6. The sale on top of the sale
So you’ve gone through the process of watching trainers around the gym, you’ve spoken to a few, gone through your master consultation and you’ve picked your guy/girl. Signed up, received all of your documents and what’s this? A magical list of supplements, all of which are coincidentally manufactured by the same company with little instruction as to why they should be taken. Just here’s a code, buy buy buy. All before they’ve even seen what your diet consists of.
Supplements are there to SUPPLEMENT your diet. How could a trainer possibly inform you of your supplement programme before they know what you are lacking within your nutrition intake?
Now I must point out there are a few exceptions to this rule, as naturally us Londoners are pretty useless at getting in certain nutrients (Vitamin D specifically, as this year the weather has been pants and generally the average person under consumes protein), so it can be anticipated that you will be deficient/under your target. But as eluded to above, you are paying them for their time and it ultimately comes down to you as to what you do with this time… so ask questions! If they do provide you with a supplement list right off the bat, question why you would need each one and what in particular it will do for your body… If they can’t justify or explain thoroughly why they’ve promoted a product to you then 1) Don’t buy it. Or; 2) You can’t trust them, so get a refund and begin the cycle again. Otherwise this £600 initial investment has all of a sudden become £720 and you’ve got no idea what any of the extra £120 actually does.
So you’ve just made it through your first month of training with a PT, you think progress is good and you’re getting fitter/stronger, but this is a vitally important time for when finding out if this guy/girl is the perfect trainer or not.
For a good trainer, one month is a perfect window of time to achieve some pretty big results. To go from being sedentary/doing very little in the gym to moving 4-5 times a week and eating nutritious meals will change the average persons body enormously. But how are you as the consumer or me as the trainer supposed to know exactly what’s happened if I don’t take measurements and take you through a structured review/assessment procedure?
I personally each month go through 21 individual tests with each client that are measurable (weight, circumference measurements, blood pressure, resting heart rate, body fat testing, flexibility/mobility tests, balance tests and CV/Muscular endurance tests). This along with sitting down for 10-15 mins to discuss the results, discuss how they feel the month has gone on the whole, address the previous months short term goals and to set new ones and then to wrap up take some progress photos (case dependant). Now I know my route is thorough, in depth and takes up the majority of a one hour session, but come the end of it I have a detailed record of exactly how my client has progressed over time, so should anything change or something were to not quite work for a month, we can always refer back to what did. It allows me to make alterations to their training programmes depending on what is now a weakness.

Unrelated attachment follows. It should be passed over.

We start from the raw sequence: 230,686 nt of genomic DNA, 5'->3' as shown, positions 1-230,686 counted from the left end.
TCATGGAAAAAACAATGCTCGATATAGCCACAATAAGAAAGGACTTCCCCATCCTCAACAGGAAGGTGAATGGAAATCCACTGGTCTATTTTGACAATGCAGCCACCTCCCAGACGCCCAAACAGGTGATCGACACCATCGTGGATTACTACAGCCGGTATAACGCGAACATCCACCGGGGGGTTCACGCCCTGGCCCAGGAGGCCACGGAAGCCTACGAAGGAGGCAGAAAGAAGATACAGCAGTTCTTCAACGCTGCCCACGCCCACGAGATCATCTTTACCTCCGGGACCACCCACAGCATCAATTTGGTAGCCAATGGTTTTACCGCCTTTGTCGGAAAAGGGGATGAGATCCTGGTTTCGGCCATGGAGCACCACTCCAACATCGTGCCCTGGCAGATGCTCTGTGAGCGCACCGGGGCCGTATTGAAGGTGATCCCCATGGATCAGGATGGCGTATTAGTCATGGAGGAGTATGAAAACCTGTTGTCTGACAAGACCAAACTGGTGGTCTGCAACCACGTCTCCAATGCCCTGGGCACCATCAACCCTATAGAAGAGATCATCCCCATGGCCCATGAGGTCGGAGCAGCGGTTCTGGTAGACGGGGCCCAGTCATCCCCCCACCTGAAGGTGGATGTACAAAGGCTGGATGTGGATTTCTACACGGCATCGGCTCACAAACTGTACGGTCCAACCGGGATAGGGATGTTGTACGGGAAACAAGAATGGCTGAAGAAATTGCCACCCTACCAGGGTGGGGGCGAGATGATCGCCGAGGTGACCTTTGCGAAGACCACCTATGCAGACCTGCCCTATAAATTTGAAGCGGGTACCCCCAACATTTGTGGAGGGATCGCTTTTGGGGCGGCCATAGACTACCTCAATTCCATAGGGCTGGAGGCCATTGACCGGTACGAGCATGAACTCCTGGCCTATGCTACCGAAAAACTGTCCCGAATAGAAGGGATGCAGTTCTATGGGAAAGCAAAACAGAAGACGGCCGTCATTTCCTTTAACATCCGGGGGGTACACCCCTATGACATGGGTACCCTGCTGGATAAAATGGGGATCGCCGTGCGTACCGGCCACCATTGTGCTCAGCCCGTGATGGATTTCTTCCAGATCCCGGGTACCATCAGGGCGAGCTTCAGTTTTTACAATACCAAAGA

Furthermore, it will also help you as the customer to remain accountable knowing that your review is coming up in x number of weeks.
A top trainer will perform their own variation of this on their own time scale (every fortnight/every month/every six weeks etc.). A great trainer will interpret these results and sometimes have to have stern difficult conversations with you, if these results don’t go the way they should/could have done, because they believe in their product, want the best and believe you can achieve the best.
Trust me, you want a trainer that can have this type of conversation with you over the ‘yeah you’re doing great, keep paying my mortgage and I’ll tell you you’re brilliant even though you’re not progressing’ kind of trainer.
Absolute no go’s
To finish off here are a few examples of behaviour I’ve genuinely seen from trainers at various locations I’ve either trained in or worked in, to which you should absolutely avoid these types of people:
- Using the mirrors to check their hair or guns more than focusing on what the client is actually doing.
- They only ever seem to be the ones talking. May be an indication that they’re constantly talking about themselves… remember, as the client, be selfish. The hour is literally all about you, not them!
- They keep using their phone during sessions.
- Getting their abs out in front of their client. No seriously, don’t laugh, this does happen! #tools
- Getting a little too cosy and touchy with their clients… If you catch my drift.
- Walking round with a face like they’re at a funeral. They just shouldn’t be trainers full stop.
- Not willing to help people unless they are being paid. Imagine working with them for an extended period of time… no thank you!
To conclude, the most important aspect to finding the personal trainer that is right for you is to take your time. You may have a new found rush of enthusiasm and a need to get fit and want to capitalise on this feeling right away, but just think… One rushed decision could lead to that enthusiasm bubble bursting and never returning again.
There are many trainers that will cost you hundreds of pounds, but there are few special ones out there that will make that same figure feel like it was a worthwhile investment.
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Yours in health.